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    The Application of STJ precedent 308 by analogy to cases of fiduciary alienation and its negative effects

    May 14th, 2021, coordinator of the real estate area of Tortoro, Madureira & Ragazzi Advogados.

    Despite the world crisis resulting from the COVID-19 pandemic, contrary to other important sectors of the economy, the national real estate market has been presenting positive figures.

    This result arises from fundamental factors, and without them we would not be able to reach the sector’s significant result. Among them, we can highlight the concession of credit for financing construction works and the acquisition of real estate.

    For quite some time, the real estate financing has stood out in the market because of its low cost, often with interest rates below 1% per month.

    This is due to the robustness of the guarantee used to make such credit feasible, i.e., in the event of default, the property that is the object of the contract will be responsible for the losses to be borne by the financial agent.

    This same system takes place not only for the acquisition of real estate by the final consumers, but also for real estate developers who need to obtain credit for the realization and subsequent marketing of their developments.

    For a long time the main form of guarantee practiced between the developers and the financial agents was the mortgage.

    Since this guarantee was included in the list of security interests, in the event of default, it was expected that the property encumbered with such guarantee would account for the outstanding balance, thus minimizing the risk cost for the construction financing agent.

    However, after the enactment of Precedent 308 by the Superior Court of Justice, the Judiciary Branch has established the understanding that the mortgage guarantee agreed upon between the construction company and the financial agent did not produce effects on the purchasers of the real estate units.

    In short, this understanding annulled the previously existing guarantee in favor of the institution responsible for releasing the credit, with any loss being subject to court enforcement, which will only be successful in the event that the debtor has other assets.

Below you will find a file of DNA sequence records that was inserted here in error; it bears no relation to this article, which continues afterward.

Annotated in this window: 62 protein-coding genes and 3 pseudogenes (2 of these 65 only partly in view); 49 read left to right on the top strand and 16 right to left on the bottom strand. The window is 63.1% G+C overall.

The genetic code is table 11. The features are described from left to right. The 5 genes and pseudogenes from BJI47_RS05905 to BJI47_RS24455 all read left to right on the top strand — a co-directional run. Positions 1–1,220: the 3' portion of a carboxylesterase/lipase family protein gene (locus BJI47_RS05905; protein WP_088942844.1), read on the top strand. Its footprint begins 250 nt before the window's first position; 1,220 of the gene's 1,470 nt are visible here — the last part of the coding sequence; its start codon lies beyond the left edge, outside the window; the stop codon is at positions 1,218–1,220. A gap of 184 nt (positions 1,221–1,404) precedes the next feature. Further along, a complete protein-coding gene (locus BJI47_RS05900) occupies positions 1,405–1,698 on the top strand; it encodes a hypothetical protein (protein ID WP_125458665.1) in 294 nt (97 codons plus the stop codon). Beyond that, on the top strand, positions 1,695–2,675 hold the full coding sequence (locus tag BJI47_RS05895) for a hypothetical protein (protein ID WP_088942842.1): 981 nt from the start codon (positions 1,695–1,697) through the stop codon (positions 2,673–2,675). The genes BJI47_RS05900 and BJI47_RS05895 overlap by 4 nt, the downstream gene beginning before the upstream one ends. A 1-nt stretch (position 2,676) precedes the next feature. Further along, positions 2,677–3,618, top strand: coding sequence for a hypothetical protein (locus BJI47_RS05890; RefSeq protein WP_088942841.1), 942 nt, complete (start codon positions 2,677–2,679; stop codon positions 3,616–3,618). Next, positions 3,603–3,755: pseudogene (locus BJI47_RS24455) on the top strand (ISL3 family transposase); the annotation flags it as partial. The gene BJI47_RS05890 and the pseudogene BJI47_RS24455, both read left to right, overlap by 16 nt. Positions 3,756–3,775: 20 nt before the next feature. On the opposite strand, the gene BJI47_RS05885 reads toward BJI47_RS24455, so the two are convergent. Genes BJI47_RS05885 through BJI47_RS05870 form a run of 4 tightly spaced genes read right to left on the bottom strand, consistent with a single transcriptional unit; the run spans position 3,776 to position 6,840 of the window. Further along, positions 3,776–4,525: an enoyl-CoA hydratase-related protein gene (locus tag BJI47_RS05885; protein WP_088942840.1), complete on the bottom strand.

In practice, the application of the understanding established by STJ Precedent 308 removes the mortgage from the list of security interests, in view of the lack of collateral for the credit released.

    As a direct consequence, there was an increase in the cost of credit, obviously passed onto the final consumers.

    Aiming to enable the resumption of the low cost of credit, the market sought solutions to minimize the risks of occasional default, finding in the fiduciary alienation a safe way to receive the released credits.

    Unlike the mortgage, as the name itself suggests, the fiduciary alienation consists in the transfer of the terminable property to the creditor as a guarantee of the amounts released.

    Upon discharge of the obligations, the guarantee is cancelled at the property’s registry, and full ownership is transferred in favor of the purchaser of the property.

    However, in the event of default, the creditor financial institution is responsible for initiating the procedure for out-of-court enforcement, to be carried out before the Real Estate Registry in order to enable compliance with the legal requirements and confer legality to the act.

    However, in analogy to the understanding established by the STJ about the mortgage collateral, the Court of Justice of the State of São Paulo, as well as the Superior Court of Justice (Special Appeal No. 1576164/DF), have been producing the understanding that any fiduciary alienation entered into between the financial agent and the construction company would not be valid with respect to third party purchasers.

    However, some important considerations must be made.

    Differently from the mortgage, the lien and encumbrance created by the formalization of a fiduciary alienation mandatorily involves the transfer of ownership of the property to the creditor’s estate.

    It is worth mentioning that such a transfer derives from a legal requirement, and this action is duly registered in the property’s registry.

    Well then, with the property now becoming part of the financial institution’s assets, how would it be possible for the developer to (formally) sell an asset that no longer belongs to them?

    The answer is simple: legally, such a possibility does not exist, unless there is the consent of the fiduciary creditor.

    As if the legal impossibility of the business deal entered into between the developer and the third-party purchaser were not enough, what causes the greatest indignation in the application by analogy of Precedent 308 to cases of fiduciary alienation lies in the fact that the Judiciary Branch gives better rights to the private instrument of purchase and sale promise entered into between the purchaser and the developer to the detriment of the fiduciary alienation agreement (with the force of a public deed) entered into between the financial agent and the developer, duly registered in the records.

    It is certain that this understanding aims to safeguard the rights related to housing and human dignity.

    However, by safeguarding the rights of a few (only those in a position to legalize the impasse), ironically, the Judiciary Branch ends up harming the largest portion of the population, since that as a result of legal uncertainty the cost of credit will certainly increase, affecting everyone.

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